But as progressive of a league it may be compared to the other major sports, the NBA’s major interest is the bottom line. It has the revamped G League that as of late has teams investing more into developing young players there, evident with Gatorade committing a lot of money to be the "G" ito replace the previously named Development League. Ninety percent of NBA teams have an affiliate, and the league drew 1.6 million in attendance this past season along with having TV and streaming broadcast deals that an increasing number of viewers are interested in.

Adding players with more recognizable names would certainly help the bottom line there. And that may be increasingly necessary.

"The college coaches and athletic directors I hear from, they're not happy with the current system," Silver said last year. "And I know our teams aren't happy either, in part because they don't necessarily think the players who are coming into the league are getting the kind of training they would expect to see among top draft picks in the league."

The NCAA is a cartel, with men’s basketball being one of its strongest arms. College coaches are mostly looking out for themselves, so winning with their proven systems certainly trumps getting a player NBA-ready. Of what use then is so much of the eventual draft lottery having to risk that stunted growth Silver acknowledged?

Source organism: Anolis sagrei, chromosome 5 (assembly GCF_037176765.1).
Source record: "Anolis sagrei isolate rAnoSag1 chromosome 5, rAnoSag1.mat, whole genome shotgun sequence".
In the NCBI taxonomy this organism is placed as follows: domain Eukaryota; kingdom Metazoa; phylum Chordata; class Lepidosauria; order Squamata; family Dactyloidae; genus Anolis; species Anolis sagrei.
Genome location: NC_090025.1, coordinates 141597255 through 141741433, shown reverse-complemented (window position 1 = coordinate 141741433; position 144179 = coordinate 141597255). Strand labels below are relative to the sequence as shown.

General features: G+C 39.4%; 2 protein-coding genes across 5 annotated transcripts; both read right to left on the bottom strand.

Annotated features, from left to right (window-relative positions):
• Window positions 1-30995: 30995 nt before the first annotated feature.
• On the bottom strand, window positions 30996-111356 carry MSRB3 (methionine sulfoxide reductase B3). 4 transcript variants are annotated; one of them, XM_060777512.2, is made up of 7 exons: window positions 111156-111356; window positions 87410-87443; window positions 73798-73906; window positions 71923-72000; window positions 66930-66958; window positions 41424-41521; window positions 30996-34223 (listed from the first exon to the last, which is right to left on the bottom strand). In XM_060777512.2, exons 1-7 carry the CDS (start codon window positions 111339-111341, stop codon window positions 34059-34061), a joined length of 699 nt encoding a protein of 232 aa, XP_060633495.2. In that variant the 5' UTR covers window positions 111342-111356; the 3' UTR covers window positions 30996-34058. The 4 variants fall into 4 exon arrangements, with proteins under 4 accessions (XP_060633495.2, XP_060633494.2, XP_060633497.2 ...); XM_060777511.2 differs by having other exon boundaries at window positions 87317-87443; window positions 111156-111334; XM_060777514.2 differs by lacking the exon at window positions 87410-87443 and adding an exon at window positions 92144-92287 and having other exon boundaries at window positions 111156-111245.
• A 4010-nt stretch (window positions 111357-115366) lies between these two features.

Ironing this out with the players’ union is the next hurdle, which should be minor based on Silver’s tone of late and the union likely in favor of fairer labor rights extended to young players who are legally adults regardless.

"We did discuss that, both with the labor relations committee and with the board, and ... the sense was we should be engaging with the Players Association on the minimum age to come into the NBA, and we presented the pros and cons of going from 19 to 18, in conjunction with that presentation we discussed a lot about the development of younger players prior to them coming into the professional ranks," Silver said Tuesday. "We’ve had several discussions with both the NCAA and USA Basketball about engaging with them, with players, beginning roughly at 14 years old, and especially with those elite players (who) we know statistically have a high likelihood, when they’re identified at that age, of being top tier players, of coming into the league. So I think the next step will be to sit down with the Players Association."

There’s a polite inclusion of the NCAA in his words, but pleasing them doesn’t seem to be much of a concern to Silver. Nor should it be. The NCAA has been making gobs of money off of should-be NBA players for more than a decade.

Let your own evolving minor league do that, if not the NBA itself. Whether it’s about dollars or conscience, at least an obvious wrong seems to be getting fixed.

Tim Baffoe is a columnist for 670TheScore.com. Follow Tim on Twitter @TimBaffoe. The views expressed on this page are those of the author, not Entercom or our affiliated radio stations.​​​​​​